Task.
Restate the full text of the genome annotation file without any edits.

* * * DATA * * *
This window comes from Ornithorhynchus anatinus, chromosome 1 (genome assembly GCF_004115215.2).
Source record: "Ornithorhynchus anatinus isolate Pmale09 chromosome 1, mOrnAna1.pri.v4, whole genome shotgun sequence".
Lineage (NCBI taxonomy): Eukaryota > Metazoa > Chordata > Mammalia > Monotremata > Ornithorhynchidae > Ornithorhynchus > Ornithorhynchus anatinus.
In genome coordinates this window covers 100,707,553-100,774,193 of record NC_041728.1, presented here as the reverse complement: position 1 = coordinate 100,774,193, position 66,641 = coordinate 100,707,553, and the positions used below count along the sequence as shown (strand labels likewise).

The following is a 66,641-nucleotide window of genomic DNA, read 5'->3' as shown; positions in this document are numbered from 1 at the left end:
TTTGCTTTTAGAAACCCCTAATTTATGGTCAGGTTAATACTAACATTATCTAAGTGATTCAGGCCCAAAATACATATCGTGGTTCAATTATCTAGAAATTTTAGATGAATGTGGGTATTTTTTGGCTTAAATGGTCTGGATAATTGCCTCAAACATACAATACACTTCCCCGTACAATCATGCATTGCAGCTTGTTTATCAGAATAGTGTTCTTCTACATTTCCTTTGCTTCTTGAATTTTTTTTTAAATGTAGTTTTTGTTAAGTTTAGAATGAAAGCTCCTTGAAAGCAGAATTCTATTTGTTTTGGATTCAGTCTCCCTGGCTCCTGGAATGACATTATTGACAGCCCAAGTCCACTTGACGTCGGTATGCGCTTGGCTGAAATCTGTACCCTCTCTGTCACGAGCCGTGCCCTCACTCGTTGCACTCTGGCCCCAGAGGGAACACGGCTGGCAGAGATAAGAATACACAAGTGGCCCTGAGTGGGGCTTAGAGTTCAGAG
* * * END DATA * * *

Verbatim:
This window comes from Ornithorhynchus anatinus, chromosome 1 (genome assembly GCF_004115215.2).
Source record: "Ornithorhynchus anatinus isolate Pmale09 chromosome 1, mOrnAna1.pri.v4, whole genome shotgun sequence".
Lineage (NCBI taxonomy): Eukaryota > Metazoa > Chordata > Mammalia > Monotremata > Ornithorhynchidae > Ornithorhynchus > Ornithorhynchus anatinus.
In genome coordinates this window covers 100,707,553-100,774,193 of record NC_041728.1, presented here as the reverse complement: position 1 = coordinate 100,774,193, position 66,641 = coordinate 100,707,553, and the positions used below count along the sequence as shown (strand labels likewise).

The following is a 66,641-nucleotide window of genomic DNA, read 5'->3' as shown; positions in this document are numbered from 1 at the left end:
TTTGCTTTTAGAAACCCCTAATTTATGGTCAGGTTAATACTAACATTATCTAAGTGATTCAGGCCCAAAATACATATCGTGGTTCAATTATCTAGAAATTTTAGATGAATGTGGGTATTTTTTGGCTTAAATGGTCTGGATAATTGCCTCAAACATACAATACACTTCCCCGTACAATCATGCATTGCAGCTTGTTTATCAGAATAGTGTTCTTCTACATTTCCTTTGCTTCTTGAATTTTTTTTTAAATGTAGTTTTTGTTAAGTTTAGAATGAAAGCTCCTTGAAAGCAGAATTCTATTTGTTTTGGATTCAGTCTCCCTGGCTCCTGGAATGACATTATTGACAGCCCAAGTCCACTTGACGTCGGTATGCGCTTGGCTGAAATCTGTACCCTCTCTGTCACGAGCCGTGCCCTCACTCGTTGCACTCTGGCCCCAGAGGGAACACGGCTGGCAGAGATAAGAATACACAAGTGGCCCTGAGTGGGGCTTAGAGTTCAGAG